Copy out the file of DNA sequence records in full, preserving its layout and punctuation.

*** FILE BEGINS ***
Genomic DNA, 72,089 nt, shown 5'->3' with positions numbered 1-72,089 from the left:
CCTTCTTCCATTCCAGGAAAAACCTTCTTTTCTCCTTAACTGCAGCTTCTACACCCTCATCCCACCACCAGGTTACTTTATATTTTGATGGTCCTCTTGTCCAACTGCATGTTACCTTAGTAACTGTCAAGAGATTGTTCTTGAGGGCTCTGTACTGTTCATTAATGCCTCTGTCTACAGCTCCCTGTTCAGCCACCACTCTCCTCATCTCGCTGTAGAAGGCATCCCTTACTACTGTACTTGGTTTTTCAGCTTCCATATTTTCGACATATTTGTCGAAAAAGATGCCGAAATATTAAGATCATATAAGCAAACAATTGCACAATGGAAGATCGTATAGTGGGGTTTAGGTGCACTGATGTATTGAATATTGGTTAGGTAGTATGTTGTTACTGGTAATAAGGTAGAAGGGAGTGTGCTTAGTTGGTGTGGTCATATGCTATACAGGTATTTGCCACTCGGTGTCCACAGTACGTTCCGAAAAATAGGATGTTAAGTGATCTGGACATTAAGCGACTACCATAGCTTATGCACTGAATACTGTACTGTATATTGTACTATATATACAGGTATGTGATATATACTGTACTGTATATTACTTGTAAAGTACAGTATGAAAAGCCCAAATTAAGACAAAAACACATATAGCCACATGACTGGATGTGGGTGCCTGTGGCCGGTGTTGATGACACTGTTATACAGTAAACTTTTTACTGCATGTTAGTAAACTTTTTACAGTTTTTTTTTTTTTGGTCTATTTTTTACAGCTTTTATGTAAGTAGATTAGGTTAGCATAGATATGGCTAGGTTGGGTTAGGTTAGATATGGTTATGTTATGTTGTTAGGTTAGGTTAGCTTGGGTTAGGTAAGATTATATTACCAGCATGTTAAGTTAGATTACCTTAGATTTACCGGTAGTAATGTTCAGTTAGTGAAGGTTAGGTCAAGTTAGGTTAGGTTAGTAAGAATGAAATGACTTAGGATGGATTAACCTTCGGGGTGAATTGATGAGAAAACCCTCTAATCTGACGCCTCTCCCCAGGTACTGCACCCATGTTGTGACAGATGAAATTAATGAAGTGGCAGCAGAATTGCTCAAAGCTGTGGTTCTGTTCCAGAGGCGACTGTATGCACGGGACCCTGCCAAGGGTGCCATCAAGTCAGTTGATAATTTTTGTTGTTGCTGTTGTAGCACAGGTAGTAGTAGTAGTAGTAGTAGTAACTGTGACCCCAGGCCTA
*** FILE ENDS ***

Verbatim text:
Genomic DNA, 72,089 nt, shown 5'->3' with positions numbered 1-72,089 from the left:
CCTTCTTCCATTCCAGGAAAAACCTTCTTTTCTCCTTAACTGCAGCTTCTACACCCTCATCCCACCACCAGGTTACTTTATATTTTGATGGTCCTCTTGTCCAACTGCATGTTACCTTAGTAACTGTCAAGAGATTGTTCTTGAGGGCTCTGTACTGTTCATTAATGCCTCTGTCTACAGCTCCCTGTTCAGCCACCACTCTCCTCATCTCGCTGTAGAAGGCATCCCTTACTACTGTACTTGGTTTTTCAGCTTCCATATTTTCGACATATTTGTCGAAAAAGATGCCGAAATATTAAGATCATATAAGCAAACAATTGCACAATGGAAGATCGTATAGTGGGGTTTAGGTGCACTGATGTATTGAATATTGGTTAGGTAGTATGTTGTTACTGGTAATAAGGTAGAAGGGAGTGTGCTTAGTTGGTGTGGTCATATGCTATACAGGTATTTGCCACTCGGTGTCCACAGTACGTTCCGAAAAATAGGATGTTAAGTGATCTGGACATTAAGCGACTACCATAGCTTATGCACTGAATACTGTACTGTATATTGTACTATATATACAGGTATGTGATATATACTGTACTGTATATTACTTGTAAAGTACAGTATGAAAAGCCCAAATTAAGACAAAAACACATATAGCCACATGACTGGATGTGGGTGCCTGTGGCCGGTGTTGATGACACTGTTATACAGTAAACTTTTTACTGCATGTTAGTAAACTTTTTACAGTTTTTTTTTTTTTGGTCTATTTTTTACAGCTTTTATGTAAGTAGATTAGGTTAGCATAGATATGGCTAGGTTGGGTTAGGTTAGATATGGTTATGTTATGTTGTTAGGTTAGGTTAGCTTGGGTTAGGTAAGATTATATTACCAGCATGTTAAGTTAGATTACCTTAGATTTACCGGTAGTAATGTTCAGTTAGTGAAGGTTAGGTCAAGTTAGGTTAGGTTAGTAAGAATGAAATGACTTAGGATGGATTAACCTTCGGGGTGAATTGATGAGAAAACCCTCTAATCTGACGCCTCTCCCCAGGTACTGCACCCATGTTGTGACAGATGAAATTAATGAAGTGGCAGCAGAATTGCTCAAAGCTGTGGTTCTGTTCCAGAGGCGACTGTATGCACGGGACCCTGCCAAGGGTGCCATCAAGTCAGTTGATAATTTTTGTTGTTGCTGTTGTAGCACAGGTAGTAGTAGTAGTAGTAGTAGTAACTGTGACCCCAGGCCTA